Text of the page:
Ask Yvette – Dealing with Records Loss in World War II

To celebrate 1,000 likes of Dutch Genealogy Services on Facebook, likers were invited to ask a research question for a free consultation. Some could quickly be answered on Facebook. Eric Schmidt asked a question that some of you may struggle with as well, so I thought I’d answer it in more detail.

Eric asked:

For years this is my brick wall located in Zeeuws-Vlaanderen in the Netherlands. I am searching for the parents of Anthonij de Smidt (more information here). As a lot of records from Zeeuws-Vlaanderen have been destroyed during ww2 I am not able to find anything on him. Do you have any idea where I have to search?

Zeeland record loss in World War II

During World War II, Middelburg had two important archives: the Rijksarchief Zeeland (provincial archives) and the Gemeentearchief (municipal archives). When Middelburg was bombed by the Germans in May 1940, the municipal archives and parts of the provincial archives burned. Many unique records were destroyed.

Among the records that were lost are:

  • Church records of many churches. Remember that churches were required to turn over their baptismal, marriage and burial records to the government when the civil registration was introduced in 1795 (Zeeuws-Vlaanderen) and 1811 (rest of Zeeland). 528 of the 1186 registers that the archives had in 1940 were lost. For some towns, the record loss is virtually complete.
  • Town records of Middelburg, including the town ledgers going back to 1385 and the city charter of 1254.
  • Marriage supplements of some towns. These are the documents that the bride and groom submitted when they got married, which includes extracts of church records that were also lost. The surviving marriage supplements have been used to partially reconstruct the lost church records.
  • Private archives of many societies, companies, and families, who had opted to store their records at the provincial archives.

The municipal archives and provincial archives have merged and are now part of the Zeeuws Archief, the largest repository in Zeeland. The surviving records of both organizations can be found there.

Strategies for dealing with record loss

Here are some strategies that help to compensate for the loss of records:

  • Use earlier copies. There were genealogists doing research in Zeeland records before 1940. Some of them published their conclusions. Some kept notes. The Zeeuws Archief has collected these prior published and unpublished sources. Their reading room has a large collection of “Genealogische Afschriften” [Genealogical derivatives] of sources that are no longer available.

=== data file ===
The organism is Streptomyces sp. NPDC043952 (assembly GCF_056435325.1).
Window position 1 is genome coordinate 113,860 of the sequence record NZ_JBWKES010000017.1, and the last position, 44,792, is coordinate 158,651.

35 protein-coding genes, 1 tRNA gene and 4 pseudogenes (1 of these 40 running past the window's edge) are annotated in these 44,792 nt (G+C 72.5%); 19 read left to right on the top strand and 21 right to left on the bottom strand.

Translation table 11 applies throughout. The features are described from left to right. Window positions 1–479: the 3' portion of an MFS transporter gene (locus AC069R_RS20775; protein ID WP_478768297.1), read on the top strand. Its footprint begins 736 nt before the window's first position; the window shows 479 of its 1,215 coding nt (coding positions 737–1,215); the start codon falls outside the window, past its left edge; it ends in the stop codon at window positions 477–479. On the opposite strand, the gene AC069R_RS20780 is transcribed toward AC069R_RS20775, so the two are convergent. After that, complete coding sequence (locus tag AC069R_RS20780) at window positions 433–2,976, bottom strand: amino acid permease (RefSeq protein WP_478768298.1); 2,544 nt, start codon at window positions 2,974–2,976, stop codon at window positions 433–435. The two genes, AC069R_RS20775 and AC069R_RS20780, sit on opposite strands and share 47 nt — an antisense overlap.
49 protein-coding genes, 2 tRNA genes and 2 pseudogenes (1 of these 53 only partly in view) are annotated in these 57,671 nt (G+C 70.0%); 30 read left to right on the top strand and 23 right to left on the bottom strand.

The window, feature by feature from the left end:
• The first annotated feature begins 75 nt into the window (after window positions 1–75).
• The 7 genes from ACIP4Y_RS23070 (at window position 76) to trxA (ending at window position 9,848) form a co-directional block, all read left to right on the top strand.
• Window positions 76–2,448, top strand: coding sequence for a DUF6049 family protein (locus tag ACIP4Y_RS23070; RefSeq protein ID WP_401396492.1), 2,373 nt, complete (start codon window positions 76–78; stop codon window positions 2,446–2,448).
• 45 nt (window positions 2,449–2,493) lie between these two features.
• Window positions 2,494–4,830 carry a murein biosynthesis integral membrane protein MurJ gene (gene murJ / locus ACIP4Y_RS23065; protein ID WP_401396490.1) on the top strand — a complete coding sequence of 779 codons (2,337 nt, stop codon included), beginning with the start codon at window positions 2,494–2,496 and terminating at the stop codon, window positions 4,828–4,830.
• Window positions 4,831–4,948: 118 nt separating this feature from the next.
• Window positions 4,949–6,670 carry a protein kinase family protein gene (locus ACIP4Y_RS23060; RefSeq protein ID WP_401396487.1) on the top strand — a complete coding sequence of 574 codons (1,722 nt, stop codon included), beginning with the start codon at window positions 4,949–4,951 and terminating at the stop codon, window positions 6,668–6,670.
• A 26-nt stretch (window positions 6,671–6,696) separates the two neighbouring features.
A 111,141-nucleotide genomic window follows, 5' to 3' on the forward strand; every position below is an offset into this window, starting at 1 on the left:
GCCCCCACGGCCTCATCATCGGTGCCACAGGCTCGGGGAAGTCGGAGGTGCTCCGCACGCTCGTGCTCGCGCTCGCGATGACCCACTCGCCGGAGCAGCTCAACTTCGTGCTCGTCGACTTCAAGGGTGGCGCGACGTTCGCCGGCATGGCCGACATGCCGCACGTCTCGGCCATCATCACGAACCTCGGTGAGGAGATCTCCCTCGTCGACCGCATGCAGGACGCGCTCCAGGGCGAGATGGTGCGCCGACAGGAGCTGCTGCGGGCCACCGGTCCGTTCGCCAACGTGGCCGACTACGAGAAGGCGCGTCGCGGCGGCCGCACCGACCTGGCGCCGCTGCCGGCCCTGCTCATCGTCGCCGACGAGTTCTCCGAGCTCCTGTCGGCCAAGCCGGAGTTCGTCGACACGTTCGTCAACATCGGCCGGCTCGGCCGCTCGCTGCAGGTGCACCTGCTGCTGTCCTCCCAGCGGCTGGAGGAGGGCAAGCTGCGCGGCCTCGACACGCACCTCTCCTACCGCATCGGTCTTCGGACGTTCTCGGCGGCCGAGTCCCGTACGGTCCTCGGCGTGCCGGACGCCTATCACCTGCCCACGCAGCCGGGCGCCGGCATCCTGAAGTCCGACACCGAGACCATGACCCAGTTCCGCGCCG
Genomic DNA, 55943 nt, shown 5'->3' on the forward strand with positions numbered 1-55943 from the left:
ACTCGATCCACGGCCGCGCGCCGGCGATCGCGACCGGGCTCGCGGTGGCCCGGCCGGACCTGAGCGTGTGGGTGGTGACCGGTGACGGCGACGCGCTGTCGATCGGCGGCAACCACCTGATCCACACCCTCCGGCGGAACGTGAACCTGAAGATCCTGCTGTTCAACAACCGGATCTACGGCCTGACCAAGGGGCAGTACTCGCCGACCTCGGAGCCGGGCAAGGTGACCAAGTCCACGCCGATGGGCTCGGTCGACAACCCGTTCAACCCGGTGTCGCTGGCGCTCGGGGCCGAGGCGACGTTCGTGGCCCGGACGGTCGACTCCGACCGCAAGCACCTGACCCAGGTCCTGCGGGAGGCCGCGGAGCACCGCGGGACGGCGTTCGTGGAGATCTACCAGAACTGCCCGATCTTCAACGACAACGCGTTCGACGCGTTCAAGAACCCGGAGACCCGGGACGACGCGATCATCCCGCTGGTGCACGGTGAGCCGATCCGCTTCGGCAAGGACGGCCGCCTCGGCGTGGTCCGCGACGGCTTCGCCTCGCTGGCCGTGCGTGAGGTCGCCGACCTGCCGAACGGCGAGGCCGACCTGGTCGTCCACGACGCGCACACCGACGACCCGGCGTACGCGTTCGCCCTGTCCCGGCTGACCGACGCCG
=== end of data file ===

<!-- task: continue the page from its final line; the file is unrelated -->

• Use marriage supplements. Find relatives who married after 1795 (Zeeuws Vlaanderen) or 1811 (rest of Zeeland) and check their marriage supplements. Don’t just do this for your person of interest but also for their children and grandchildren. Marriage supplements often contain death records of parents, and even grandparents in the case where both parents were gone. An ancestor who was born in the 1600s may well have had grandchildren who married after 1795.
  • Find out what other records are available. Church records may be the most common source of information about genealogical relationships to use for the 1700s, but there are many other records. Check the finding aids to see if you can find court records, notarial records, orphan chamber records, tax records, or town records.
  • Research family, friends, associates, and neighbors. Don’t limit your research to your person of interest. Research the people around him. If they appeared in records about your person of interest, chances are that he may appear in theirs.
  • Understand the community. Where there other families by that name in the region? Was there a lot of migration and where did these people come from? What occupation did the person of interest have, and who else had that occupation? Could they have been related?
  • Trace property. Find out if the family owned real estate, for example by checking the Cadastre records (since 1832), death duties files, court records, and tax records. Try to trace the property back through time. Can you find out how your ancestor came to own the property? If there was no sale deed, could he have inherited it? Who was the prior owner? Could there be a family relationship?